Cosmetic injectables in your twenties

Injector nurses Elisha Little and Amanda Couture at Lift in Medicine Hat on Tuesday, Feb. 15, 2022. Lift was started by Little when she became a cosmetic injector nurse. Little and Couture work with patients who want cosmetic injections like Botox and filler. (Photo by Tiana Lang/The Press)

According to some Albertan cosmetic injectors, individuals in their twenties have been investing in filler and Botox.

Botox and filler are two types of injectables used for the cosmetic treatment of fine lines and feature enhancements.

In 2019, the American Board of Cosmetic Surgery shared the statistic of over 1 million people get injectable dermal fillers every year.

Elisha Little is a registered nurse who trained and specialized in cosmetic injectables, and opened Lift, a dermatology and cosmetic injection clinic in Medicine Hat, Alta.

Little said she hadn’t seen a shift from older to younger patients, but had increasingly seen more people in their twenties added to their regular clientele.

“People are taking selfies. They are noticing shadows they would have never noticed before,” Little said. “Phones, photos, filters, and Instagram, people want to look a certain way, and then they also want to prevent looking a certain way, eventually.”

Little said that the cosmetic injecting industry walks a fine line between shaming people and taking advantage of people, as some injector nurses have the capability of doing.

“I have girls come in who are in high school and pretty much want lip filler for their graduation, and I will just say no,” Little said. “I wouldn’t say just because you’re young, one can’t get it — a lot of it is just patient education, listening to them and making sure they are not coming in because of an Instagram filter.”

Amanda Couture, another injector nurse at Lift, has also noticed the increase of younger patients.

“Within the last year or two, I have been seeing people from 18 to 22 coming in for Botox and filler,” Couture said.

Couture explained that many of the 18 to 22-year-olds receiving Botox would most likely have fewer wrinkles by the time they are 40 because of a technique called preventative Botox.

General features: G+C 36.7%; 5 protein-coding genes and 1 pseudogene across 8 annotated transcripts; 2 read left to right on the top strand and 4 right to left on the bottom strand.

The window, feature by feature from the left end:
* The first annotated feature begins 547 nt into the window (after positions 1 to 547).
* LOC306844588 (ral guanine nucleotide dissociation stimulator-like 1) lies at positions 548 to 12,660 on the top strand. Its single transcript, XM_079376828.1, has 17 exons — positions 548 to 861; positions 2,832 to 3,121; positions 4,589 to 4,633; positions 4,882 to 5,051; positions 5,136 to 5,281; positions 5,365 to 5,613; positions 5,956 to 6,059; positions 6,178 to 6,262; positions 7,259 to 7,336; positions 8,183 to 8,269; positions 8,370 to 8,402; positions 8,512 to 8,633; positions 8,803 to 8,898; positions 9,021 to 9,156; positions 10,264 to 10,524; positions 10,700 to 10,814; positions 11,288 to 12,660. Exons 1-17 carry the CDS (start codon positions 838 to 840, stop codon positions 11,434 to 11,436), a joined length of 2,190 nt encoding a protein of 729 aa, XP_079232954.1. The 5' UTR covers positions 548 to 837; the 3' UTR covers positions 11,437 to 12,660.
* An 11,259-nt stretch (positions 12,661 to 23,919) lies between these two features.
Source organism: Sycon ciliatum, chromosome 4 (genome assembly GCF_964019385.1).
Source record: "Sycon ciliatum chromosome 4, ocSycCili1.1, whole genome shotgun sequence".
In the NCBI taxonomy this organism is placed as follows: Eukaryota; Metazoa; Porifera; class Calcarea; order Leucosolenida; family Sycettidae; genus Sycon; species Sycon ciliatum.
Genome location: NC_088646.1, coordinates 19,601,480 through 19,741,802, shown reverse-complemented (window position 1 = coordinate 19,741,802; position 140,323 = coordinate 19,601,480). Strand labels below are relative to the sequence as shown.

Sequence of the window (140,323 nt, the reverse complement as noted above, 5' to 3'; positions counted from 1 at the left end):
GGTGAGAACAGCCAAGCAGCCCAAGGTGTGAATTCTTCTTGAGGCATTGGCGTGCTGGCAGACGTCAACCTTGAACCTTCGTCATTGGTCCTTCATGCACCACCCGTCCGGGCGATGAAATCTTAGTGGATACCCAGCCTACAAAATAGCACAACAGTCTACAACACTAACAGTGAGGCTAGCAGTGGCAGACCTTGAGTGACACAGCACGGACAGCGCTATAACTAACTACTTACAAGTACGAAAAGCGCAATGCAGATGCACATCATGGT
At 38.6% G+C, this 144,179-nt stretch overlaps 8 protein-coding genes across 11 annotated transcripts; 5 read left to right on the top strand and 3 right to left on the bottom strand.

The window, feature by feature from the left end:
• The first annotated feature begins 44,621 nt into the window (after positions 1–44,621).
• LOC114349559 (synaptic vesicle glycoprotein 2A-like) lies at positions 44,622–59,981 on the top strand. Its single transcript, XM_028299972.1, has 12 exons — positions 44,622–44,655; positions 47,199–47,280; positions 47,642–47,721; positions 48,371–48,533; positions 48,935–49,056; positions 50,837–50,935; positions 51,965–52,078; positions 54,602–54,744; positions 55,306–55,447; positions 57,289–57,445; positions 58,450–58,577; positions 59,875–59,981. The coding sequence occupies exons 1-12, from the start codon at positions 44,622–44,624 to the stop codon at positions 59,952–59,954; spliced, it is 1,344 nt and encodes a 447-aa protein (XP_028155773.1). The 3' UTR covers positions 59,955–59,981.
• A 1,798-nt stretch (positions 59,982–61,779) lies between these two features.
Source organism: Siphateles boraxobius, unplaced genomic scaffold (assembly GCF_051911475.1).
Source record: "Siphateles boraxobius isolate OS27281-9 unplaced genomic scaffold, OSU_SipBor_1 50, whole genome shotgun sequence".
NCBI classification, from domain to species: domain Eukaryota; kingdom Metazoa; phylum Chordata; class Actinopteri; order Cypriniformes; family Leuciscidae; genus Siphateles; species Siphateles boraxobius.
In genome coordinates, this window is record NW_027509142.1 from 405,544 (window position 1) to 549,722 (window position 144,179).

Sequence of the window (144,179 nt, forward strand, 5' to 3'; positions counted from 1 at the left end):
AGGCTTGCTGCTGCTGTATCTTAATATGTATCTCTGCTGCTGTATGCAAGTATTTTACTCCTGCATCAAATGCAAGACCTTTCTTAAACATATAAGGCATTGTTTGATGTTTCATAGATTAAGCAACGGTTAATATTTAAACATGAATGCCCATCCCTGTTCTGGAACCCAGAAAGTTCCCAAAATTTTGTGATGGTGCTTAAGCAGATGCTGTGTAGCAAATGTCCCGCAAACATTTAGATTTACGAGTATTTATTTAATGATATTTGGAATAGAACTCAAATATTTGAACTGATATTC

“They’re gonna have beautiful, smooth skin because their muscles have never had the chance to create these super deep lines,” Couture said.

Couture said that the curiosity of getting cosmetic injections could come from social media.

“With social media, we have this immediate access to beautiful people, and the deeper you get into that Instagram, there are so many procedures, and there are so many things that you can do with your looks,” Couture said.

Amanda Couture checks a syringe at Lift in Medicine Hat on Tuesday, Feb. 15, 2022. Couture is a cosmetic injector nurse and works with patients who want Botox and filler. (Photo by Tiana Lang/The Press)

Couture said that many patients put immense trust in their injectors.

“It’s almost sad because some people come in and they trust you and will be ready to spend a thousand dollars, and they ask me what I think they need,” Couture said.

Both Little and Couture share that some injectors take advantage of their patients because of the income that comes with it, but they believe it is unethical.

Dustin Ryan, a 23-year-old receiver of filler and Botox, shares that his journey with cosmetic injections started when he had a chronic twitch in his eye; using Botox to freeze the muscle and stop the eye twitch.

“I first got Botox in my eye, then I tried it in my forehead, and I liked it. Then I ended up trying filler.” Ryan said.

He thinks it could be a mixture of influences including celebrities, influencers, social media and other people on Instagram inspiring individuals in their twenties to invest in cosmetic injections.

He also noticed where one could get cosmetic injections, and its cost has been more accessible to people.

Ryan thinks that some injectors could be in it for the money, and looking out for the patient is crucial.



About Tiana Lang 3 Articles
As a news reporting and communications major in the journalism program at SAIT, Tiana Lang is working as a writer for The Press during the 2021-22 academic year.